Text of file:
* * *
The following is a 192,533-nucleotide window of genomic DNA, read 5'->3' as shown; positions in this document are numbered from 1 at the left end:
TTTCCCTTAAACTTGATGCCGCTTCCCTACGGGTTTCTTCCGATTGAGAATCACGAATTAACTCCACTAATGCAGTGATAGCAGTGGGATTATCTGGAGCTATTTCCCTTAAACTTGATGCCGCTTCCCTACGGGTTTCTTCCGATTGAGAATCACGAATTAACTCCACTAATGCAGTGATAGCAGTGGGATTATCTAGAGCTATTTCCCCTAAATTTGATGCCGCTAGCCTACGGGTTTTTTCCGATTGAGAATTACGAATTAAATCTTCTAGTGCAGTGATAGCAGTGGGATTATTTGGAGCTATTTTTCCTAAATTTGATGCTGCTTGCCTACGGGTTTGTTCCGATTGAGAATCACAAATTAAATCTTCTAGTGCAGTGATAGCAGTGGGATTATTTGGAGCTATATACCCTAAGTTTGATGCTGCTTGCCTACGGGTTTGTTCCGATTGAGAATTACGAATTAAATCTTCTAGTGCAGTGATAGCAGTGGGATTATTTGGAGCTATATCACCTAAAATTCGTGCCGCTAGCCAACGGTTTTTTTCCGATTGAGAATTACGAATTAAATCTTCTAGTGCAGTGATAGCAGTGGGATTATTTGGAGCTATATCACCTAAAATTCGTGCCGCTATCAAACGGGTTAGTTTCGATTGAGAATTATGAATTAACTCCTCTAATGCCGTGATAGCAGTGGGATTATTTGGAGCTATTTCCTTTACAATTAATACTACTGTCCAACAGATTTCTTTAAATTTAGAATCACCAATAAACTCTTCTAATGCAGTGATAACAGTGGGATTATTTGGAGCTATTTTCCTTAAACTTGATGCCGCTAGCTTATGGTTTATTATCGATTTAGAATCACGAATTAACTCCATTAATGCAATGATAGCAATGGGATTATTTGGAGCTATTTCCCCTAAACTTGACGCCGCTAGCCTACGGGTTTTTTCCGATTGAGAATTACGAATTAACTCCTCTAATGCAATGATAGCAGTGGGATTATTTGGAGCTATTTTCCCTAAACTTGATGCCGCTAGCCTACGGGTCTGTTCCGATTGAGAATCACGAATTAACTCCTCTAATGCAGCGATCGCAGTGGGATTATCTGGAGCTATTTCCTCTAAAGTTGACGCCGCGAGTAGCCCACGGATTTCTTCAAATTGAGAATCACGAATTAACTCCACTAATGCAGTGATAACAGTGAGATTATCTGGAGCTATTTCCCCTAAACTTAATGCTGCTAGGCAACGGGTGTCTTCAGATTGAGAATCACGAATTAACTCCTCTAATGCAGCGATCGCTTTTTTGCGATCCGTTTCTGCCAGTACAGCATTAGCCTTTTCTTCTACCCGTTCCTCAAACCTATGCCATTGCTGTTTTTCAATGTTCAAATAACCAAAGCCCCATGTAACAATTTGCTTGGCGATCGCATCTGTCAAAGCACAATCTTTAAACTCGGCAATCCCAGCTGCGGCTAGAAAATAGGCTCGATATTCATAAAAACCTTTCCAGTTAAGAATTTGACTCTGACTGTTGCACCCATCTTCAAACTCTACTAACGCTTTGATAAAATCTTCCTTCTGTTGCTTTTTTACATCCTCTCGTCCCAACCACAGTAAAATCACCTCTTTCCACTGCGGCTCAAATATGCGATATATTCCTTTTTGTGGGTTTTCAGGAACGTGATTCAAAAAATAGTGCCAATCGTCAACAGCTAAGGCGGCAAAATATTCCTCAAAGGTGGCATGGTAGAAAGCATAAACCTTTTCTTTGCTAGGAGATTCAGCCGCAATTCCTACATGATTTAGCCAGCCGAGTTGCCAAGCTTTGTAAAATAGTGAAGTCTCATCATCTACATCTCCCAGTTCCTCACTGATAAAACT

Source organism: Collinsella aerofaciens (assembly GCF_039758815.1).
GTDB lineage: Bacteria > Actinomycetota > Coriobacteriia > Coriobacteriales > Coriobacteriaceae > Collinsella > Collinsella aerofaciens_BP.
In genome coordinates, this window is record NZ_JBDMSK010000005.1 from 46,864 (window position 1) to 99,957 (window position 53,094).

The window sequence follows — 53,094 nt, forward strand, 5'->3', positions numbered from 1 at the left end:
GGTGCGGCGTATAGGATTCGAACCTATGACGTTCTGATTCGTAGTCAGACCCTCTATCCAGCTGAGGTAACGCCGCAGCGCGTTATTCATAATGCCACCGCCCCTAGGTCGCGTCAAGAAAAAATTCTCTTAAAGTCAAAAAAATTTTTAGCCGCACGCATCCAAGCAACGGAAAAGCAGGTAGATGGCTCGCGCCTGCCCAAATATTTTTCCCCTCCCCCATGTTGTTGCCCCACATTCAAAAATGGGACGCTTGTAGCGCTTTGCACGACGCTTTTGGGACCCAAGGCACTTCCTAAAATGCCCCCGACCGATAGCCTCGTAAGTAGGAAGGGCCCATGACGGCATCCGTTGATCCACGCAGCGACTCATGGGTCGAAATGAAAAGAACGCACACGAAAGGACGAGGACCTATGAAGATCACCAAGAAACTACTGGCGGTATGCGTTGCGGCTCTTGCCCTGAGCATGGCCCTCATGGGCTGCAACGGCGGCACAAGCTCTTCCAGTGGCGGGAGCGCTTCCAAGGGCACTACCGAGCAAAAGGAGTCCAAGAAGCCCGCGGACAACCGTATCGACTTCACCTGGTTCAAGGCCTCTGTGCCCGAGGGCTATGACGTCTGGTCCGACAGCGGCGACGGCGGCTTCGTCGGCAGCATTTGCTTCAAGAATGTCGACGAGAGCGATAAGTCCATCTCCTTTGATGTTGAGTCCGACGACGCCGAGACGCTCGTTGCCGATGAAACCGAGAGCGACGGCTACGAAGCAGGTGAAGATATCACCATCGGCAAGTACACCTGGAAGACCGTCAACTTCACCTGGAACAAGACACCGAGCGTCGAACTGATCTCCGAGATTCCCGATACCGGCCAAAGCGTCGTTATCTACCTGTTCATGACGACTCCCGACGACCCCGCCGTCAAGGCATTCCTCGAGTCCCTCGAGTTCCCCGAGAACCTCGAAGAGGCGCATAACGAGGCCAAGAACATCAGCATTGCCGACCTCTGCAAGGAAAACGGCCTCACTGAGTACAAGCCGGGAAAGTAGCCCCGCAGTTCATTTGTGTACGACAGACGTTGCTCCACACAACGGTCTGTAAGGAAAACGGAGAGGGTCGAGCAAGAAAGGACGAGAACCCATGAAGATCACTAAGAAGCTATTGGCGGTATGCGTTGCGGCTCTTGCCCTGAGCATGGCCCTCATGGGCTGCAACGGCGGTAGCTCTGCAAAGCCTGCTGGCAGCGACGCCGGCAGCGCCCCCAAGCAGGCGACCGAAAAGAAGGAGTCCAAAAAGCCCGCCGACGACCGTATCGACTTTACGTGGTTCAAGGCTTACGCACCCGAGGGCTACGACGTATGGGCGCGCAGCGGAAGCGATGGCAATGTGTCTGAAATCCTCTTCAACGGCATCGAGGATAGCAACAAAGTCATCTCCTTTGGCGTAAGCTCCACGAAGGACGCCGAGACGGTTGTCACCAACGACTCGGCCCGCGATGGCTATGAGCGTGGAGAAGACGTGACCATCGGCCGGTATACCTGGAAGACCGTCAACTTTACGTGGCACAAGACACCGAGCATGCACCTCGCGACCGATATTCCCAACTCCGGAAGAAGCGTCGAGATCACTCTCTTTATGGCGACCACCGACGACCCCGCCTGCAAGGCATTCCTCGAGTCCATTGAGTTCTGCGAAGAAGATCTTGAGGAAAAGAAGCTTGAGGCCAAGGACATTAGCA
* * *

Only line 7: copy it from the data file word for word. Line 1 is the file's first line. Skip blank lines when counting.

GGTGCGGCGTATAGGATTCGAACCTATGACGTTCTGATTCGTAGTCAGACCCTCTATCCAGCTGAGGTAACGCCGCAGCGCGTTATTCATAATGCCACCGCCCCTAGGTCGCGTCAAGAAAAAATTCTCTTAAAGTCAAAAAAATTTTTAGCCGCACGCATCCAAGCAACGGAAAAGCAGGTAGATGGCTCGCGCCTGCCCAAATATTTTTCCCCTCCCCCATGTTGTTGCCCCACATTCAAAAATGGGACGCTTGTAGCGCTTTGCACGACGCTTTTGGGACCCAAGGCACTTCCTAAAATGCCCCCGACCGATAGCCTCGTAAGTAGGAAGGGCCCATGACGGCATCCGTTGATCCACGCAGCGACTCATGGGTCGAAATGAAAAGAACGCACACGAAAGGACGAGGACCTATGAAGATCACCAAGAAACTACTGGCGGTATGCGTTGCGGCTCTTGCCCTGAGCATGGCCCTCATGGGCTGCAACGGCGGCACAAGCTCTTCCAGTGGCGGGAGCGCTTCCAAGGGCACTACCGAGCAAAAGGAGTCCAAGAAGCCCGCGGACAACCGTATCGACTTCACCTGGTTCAAGGCCTCTGTGCCCGAGGGCTATGACGTCTGGTCCGACAGCGGCGACGGCGGCTTCGTCGGCAGCATTTGCTTCAAGAATGTCGACGAGAGCGATAAGTCCATCTCCTTTGATGTTGAGTCCGACGACGCCGAGACGCTCGTTGCCGATGAAACCGAGAGCGACGGCTACGAAGCAGGTGAAGATATCACCATCGGCAAGTACACCTGGAAGACCGTCAACTTCACCTGGAACAAGACACCGAGCGTCGAACTGATCTCCGAGATTCCCGATACCGGCCAAAGCGTCGTTATCTACCTGTTCATGACGACTCCCGACGACCCCGCCGTCAAGGCATTCCTCGAGTCCCTCGAGTTCCCCGAGAACCTCGAAGAGGCGCATAACGAGGCCAAGAACATCAGCATTGCCGACCTCTGCAAGGAAAACGGCCTCACTGAGTACAAGCCGGGAAAGTAGCCCCGCAGTTCATTTGTGTACGACAGACGTTGCTCCACACAACGGTCTGTAAGGAAAACGGAGAGGGTCGAGCAAGAAAGGACGAGAACCCATGAAGATCACTAAGAAGCTATTGGCGGTATGCGTTGCGGCTCTTGCCCTGAGCATGGCCCTCATGGGCTGCAACGGCGGTAGCTCTGCAAAGCCTGCTGGCAGCGACGCCGGCAGCGCCCCCAAGCAGGCGACCGAAAAGAAGGAGTCCAAAAAGCCCGCCGACGACCGTATCGACTTTACGTGGTTCAAGGCTTACGCACCCGAGGGCTACGACGTATGGGCGCGCAGCGGAAGCGATGGCAATGTGTCTGAAATCCTCTTCAACGGCATCGAGGATAGCAACAAAGTCATCTCCTTTGGCGTAAGCTCCACGAAGGACGCCGAGACGGTTGTCACCAACGACTCGGCCCGCGATGGCTATGAGCGTGGAGAAGACGTGACCATCGGCCGGTATACCTGGAAGACCGTCAACTTTACGTGGCACAAGACACCGAGCATGCACCTCGCGACCGATATTCCCAACTCCGGAAGAAGCGTCGAGATCACTCTCTTTATGGCGACCACCGACGACCCCGCCTGCAAGGCATTCCTCGAGTCCATTGAGTTCTGCGAAGAAGATCTTGAGGAAAAGAAGCTTGAGGCCAAGGACATTAGCA